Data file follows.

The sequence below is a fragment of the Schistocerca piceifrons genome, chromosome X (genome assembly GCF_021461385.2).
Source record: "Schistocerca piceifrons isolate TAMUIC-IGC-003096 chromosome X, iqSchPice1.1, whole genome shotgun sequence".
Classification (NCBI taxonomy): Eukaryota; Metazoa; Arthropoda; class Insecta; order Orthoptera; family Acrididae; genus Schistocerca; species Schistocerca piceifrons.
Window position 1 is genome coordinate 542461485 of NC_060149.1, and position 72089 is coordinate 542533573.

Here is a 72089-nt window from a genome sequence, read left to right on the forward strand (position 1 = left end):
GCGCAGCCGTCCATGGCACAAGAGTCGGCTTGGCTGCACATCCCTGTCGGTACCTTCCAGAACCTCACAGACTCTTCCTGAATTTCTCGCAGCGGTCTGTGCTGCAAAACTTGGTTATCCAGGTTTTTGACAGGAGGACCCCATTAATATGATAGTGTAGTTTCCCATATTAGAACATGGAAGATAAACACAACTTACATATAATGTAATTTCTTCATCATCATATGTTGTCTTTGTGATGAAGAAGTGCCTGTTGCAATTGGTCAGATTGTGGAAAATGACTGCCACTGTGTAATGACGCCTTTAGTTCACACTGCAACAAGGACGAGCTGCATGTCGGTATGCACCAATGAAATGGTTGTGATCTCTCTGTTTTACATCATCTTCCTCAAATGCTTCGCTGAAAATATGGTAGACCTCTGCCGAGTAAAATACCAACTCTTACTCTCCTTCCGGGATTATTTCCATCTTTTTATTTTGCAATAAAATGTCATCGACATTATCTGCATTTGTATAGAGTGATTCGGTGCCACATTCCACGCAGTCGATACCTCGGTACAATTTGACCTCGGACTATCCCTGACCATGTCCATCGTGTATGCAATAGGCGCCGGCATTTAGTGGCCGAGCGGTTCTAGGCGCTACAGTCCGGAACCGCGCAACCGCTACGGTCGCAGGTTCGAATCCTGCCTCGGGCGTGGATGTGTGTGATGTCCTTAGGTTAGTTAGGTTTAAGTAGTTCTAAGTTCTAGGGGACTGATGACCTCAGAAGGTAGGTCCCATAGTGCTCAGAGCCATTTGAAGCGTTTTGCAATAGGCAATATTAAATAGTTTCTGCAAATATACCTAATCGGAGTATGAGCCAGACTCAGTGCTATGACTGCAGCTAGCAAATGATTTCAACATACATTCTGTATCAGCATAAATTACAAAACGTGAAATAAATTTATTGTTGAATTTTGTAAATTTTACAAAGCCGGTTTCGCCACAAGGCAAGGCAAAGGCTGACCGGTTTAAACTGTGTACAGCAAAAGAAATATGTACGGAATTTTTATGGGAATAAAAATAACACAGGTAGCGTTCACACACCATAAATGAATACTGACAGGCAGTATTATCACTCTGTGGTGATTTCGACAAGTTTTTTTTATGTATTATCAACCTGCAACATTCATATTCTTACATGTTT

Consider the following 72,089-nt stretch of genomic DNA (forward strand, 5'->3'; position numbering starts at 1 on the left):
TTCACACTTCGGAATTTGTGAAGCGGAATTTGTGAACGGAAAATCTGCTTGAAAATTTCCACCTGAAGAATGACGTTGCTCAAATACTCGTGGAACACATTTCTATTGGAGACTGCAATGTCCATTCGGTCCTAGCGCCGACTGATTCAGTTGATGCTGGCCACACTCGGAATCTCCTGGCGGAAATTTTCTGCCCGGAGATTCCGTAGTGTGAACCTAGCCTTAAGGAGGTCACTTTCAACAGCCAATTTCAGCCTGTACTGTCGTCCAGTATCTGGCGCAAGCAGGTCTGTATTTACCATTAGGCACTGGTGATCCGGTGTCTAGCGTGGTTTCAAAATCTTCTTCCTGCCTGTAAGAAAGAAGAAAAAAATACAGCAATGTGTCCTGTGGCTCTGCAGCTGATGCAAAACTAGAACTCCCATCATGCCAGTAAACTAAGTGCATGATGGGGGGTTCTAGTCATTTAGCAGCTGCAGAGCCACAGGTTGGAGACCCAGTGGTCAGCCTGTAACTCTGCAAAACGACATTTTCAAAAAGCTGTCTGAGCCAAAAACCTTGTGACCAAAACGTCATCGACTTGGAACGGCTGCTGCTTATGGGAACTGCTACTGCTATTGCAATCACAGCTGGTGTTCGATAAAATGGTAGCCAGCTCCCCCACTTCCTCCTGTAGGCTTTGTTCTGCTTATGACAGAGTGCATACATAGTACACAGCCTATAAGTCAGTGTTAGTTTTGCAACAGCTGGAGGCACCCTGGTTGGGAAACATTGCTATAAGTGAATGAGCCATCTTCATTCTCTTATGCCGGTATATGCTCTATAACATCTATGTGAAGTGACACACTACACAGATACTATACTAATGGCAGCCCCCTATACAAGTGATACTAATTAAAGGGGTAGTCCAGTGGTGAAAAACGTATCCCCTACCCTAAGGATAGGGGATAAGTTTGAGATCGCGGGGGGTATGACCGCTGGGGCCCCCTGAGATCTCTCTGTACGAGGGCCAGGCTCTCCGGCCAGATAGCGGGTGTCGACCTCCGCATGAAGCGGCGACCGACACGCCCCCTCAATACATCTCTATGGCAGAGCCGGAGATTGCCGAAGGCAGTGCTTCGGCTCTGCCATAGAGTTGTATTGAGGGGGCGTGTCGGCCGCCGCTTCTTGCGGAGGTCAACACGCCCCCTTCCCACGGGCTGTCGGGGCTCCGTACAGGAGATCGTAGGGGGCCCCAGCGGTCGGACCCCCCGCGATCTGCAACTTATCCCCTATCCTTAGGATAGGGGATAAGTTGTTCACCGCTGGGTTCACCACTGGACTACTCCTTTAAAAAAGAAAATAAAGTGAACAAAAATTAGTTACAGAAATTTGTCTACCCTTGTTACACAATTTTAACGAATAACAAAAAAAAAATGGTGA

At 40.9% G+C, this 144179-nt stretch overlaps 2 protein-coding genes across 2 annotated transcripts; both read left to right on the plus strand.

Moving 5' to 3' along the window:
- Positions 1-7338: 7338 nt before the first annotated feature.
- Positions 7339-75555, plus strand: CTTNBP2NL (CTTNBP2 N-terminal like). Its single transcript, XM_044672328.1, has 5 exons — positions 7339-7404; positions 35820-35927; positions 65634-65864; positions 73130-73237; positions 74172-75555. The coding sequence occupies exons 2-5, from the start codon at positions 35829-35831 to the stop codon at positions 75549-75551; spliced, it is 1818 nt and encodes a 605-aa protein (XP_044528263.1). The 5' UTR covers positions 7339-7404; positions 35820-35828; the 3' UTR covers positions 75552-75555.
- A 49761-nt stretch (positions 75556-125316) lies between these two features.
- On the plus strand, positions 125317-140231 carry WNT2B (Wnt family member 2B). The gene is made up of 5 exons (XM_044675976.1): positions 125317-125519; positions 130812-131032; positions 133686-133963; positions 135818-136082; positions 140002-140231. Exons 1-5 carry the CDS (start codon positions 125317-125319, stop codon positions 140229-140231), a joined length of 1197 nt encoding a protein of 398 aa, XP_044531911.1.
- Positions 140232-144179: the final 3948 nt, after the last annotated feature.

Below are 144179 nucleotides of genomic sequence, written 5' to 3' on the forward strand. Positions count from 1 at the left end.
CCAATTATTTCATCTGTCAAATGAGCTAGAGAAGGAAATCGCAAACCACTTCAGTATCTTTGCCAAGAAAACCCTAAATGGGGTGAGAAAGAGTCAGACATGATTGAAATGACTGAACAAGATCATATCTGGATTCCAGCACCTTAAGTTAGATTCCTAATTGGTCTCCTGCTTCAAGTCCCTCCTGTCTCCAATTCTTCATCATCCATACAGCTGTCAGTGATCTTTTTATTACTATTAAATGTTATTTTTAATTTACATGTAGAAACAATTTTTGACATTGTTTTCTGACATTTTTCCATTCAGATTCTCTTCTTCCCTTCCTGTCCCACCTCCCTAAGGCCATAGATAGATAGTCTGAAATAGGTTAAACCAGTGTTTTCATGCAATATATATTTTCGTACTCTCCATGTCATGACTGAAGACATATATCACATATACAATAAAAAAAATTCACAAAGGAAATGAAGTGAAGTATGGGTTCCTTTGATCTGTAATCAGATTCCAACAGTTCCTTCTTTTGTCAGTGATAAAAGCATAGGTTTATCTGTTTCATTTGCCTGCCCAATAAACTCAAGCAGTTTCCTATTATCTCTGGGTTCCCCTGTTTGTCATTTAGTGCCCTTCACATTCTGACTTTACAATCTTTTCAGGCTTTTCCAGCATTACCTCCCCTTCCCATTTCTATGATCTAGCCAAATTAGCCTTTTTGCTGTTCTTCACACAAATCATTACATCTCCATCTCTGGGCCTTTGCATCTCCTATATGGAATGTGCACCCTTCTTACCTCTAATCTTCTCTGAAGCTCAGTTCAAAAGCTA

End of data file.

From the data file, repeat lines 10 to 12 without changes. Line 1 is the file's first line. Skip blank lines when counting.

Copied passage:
Moving 5' to 3' along the window:
- Positions 1-7338: 7338 nt before the first annotated feature.
- Positions 7339-75555, plus strand: CTTNBP2NL (CTTNBP2 N-terminal like). Its single transcript, XM_044672328.1, has 5 exons — positions 7339-7404; positions 35820-35927; positions 65634-65864; positions 73130-73237; positions 74172-75555. The coding sequence occupies exons 2-5, from the start codon at positions 35829-35831 to the stop codon at positions 75549-75551; spliced, it is 1818 nt and encodes a 605-aa protein (XP_044528263.1). The 5' UTR covers positions 7339-7404; positions 35820-35828; the 3' UTR covers positions 75552-75555.